# Basic Concepts

A quantization format consists of the precision format, the block format, and the calibration algorithm. The detailed list of available quantization formats can be found in Quantization Formats. Below we provide an overview of the important topics:

## Precision format

The precision format defines the bit-width of the quantized values. Generally, there are integer formats (sign bit + mantissa bits) and floating-point formats (sign bit + exponent bits + mantissa bits). Fp8 Formats for Deep Learning provides a detailed explanation of the floating-point formats.

## Scaling factor

The scaling factor is a floating-point value that is used to scale and unscale the values before and after the quantized operation, respectively. The scaling factor is used to map the range of the original values to the range of the quantized values. The scaling factor is shared across the quantized values in the same block. The scaling factor is calculated during the calibration process.

## Block format

The block format defines the way the tensor is divided into blocks for sharing the scaling factors. The most common block format is per-tensor quantization, where the whole tensor is quantized as a single block with one global scaling factor. Other block formats include per-channel quantization, where each channel is quantized separately, and the fine-grained per-block quantization, where the tensor is divided into fix-size blocks along the channel dimension. For low-bit quantization (e.g. 4-bit), per-block quantization is typically needed to preserve the accuracy.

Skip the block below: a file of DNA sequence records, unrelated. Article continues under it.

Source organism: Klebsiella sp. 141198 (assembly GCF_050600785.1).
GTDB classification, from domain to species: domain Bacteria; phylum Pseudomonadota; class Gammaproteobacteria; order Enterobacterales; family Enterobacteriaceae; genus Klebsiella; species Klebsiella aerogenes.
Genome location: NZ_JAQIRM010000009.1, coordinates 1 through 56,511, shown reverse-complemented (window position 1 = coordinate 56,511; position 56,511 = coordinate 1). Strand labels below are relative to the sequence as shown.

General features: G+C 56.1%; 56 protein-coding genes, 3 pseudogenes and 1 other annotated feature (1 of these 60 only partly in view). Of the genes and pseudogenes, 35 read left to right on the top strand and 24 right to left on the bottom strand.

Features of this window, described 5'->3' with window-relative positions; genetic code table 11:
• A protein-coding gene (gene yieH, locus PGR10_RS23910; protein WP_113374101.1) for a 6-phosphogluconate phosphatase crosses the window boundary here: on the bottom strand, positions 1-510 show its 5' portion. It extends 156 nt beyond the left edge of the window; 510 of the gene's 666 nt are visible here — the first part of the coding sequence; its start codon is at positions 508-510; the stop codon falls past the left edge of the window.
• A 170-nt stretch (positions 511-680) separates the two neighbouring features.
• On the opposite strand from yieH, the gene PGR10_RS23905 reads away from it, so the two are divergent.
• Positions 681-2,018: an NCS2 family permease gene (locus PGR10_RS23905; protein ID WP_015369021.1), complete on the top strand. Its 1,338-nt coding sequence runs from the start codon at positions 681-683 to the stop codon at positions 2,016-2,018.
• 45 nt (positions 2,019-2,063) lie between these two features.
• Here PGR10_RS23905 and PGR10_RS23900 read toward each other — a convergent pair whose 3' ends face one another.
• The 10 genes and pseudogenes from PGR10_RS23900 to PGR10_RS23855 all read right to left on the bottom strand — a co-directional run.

Weight and activation may share different precision and block formats. For example, in GPTQ and AWQ, the weight is quantized to 4-bit while activation stays in high precision. Weight-only quantization is helpful for bandwidth-constrained scenarios, while weight and activation quantization can reduce both bandwidth and computation cost.

## Calibration algorithm

The calibration algorithm calculate scaling factors and potentially adjust weights to maximize accuracy post quantization. The simplest calibration algorithm is “max calibration”, in which the scaling factor is calculated from the global maximum of the tensor and the weights are unchanged and rounded to the nearest quantized value. An example of a more advanced calibration algorithm is Entropy Calibration, SmoothQuant, and AWQ.

## Quantization-aware training (QAT)

QAT can be viewed as regular PTQ followed by fine-tuning during which the original, unquantized weights are updated to minimize the loss. Compared to regular fine-tuning, we must model the effect of quantization on the forward and backward passes. Commonly used QAT techniques like Straight-Through Estimator (STE) or STE with clipping have fixed scaling factors and tune the weights during training to minimize the loss. ModelOpt implements STE with clipping for QAT.

## More Readings

Math behind quantization: Integer Quantization

Explicit quantization graph representation with QDQ node: work-with-qat-networks